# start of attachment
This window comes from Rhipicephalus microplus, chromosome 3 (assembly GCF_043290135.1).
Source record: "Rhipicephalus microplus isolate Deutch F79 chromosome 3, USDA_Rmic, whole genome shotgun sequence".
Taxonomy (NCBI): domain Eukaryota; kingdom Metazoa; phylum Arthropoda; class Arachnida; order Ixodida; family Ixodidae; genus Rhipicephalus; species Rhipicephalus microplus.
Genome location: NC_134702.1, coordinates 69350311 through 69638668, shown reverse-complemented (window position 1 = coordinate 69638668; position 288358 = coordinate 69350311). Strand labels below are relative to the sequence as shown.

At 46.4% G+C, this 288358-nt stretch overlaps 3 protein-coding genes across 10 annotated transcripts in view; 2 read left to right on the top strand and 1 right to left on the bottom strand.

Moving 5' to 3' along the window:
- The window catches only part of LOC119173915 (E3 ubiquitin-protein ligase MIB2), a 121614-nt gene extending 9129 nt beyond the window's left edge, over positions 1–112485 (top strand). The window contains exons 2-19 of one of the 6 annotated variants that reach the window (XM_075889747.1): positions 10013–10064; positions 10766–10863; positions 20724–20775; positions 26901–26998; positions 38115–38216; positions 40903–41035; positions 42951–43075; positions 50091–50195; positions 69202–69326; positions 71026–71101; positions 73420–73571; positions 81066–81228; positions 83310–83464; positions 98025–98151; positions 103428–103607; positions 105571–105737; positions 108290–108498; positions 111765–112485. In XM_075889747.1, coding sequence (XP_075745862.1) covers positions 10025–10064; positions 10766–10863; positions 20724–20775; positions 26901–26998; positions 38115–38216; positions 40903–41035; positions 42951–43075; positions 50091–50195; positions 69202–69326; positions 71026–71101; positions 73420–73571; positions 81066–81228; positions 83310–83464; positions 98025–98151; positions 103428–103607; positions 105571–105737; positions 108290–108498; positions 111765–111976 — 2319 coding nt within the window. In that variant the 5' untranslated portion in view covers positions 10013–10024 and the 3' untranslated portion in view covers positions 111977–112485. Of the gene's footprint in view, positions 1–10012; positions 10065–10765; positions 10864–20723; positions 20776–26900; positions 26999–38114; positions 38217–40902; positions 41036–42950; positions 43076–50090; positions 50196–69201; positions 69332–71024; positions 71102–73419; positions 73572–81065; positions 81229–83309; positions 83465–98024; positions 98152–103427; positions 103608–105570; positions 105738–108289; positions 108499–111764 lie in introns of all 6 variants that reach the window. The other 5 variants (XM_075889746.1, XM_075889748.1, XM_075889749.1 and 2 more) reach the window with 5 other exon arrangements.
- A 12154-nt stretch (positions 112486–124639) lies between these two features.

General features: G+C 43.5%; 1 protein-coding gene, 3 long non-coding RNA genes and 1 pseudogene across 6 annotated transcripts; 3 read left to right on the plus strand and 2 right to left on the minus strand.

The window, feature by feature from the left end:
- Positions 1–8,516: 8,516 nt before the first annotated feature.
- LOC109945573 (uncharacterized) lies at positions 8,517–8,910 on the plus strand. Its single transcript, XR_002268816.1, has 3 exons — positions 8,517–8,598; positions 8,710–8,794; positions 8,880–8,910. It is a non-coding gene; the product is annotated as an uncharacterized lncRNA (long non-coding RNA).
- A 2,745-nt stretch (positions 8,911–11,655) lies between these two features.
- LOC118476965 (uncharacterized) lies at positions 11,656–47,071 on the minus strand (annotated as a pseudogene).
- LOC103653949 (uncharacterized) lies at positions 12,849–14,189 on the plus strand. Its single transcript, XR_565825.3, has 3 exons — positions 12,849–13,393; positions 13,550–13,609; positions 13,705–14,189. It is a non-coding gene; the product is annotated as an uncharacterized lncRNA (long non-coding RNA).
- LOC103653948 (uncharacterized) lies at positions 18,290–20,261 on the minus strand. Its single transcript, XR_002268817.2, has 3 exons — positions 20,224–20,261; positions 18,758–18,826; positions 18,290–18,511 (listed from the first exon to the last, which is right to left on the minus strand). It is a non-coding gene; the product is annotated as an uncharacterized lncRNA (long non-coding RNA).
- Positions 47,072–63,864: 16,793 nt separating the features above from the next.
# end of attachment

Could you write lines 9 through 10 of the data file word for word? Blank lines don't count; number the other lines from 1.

General features: G+C 43.5%; 1 protein-coding gene, 3 long non-coding RNA genes and 1 pseudogene across 6 annotated transcripts; 3 read left to right on the plus strand and 2 right to left on the minus strand.

The window, feature by feature from the left end: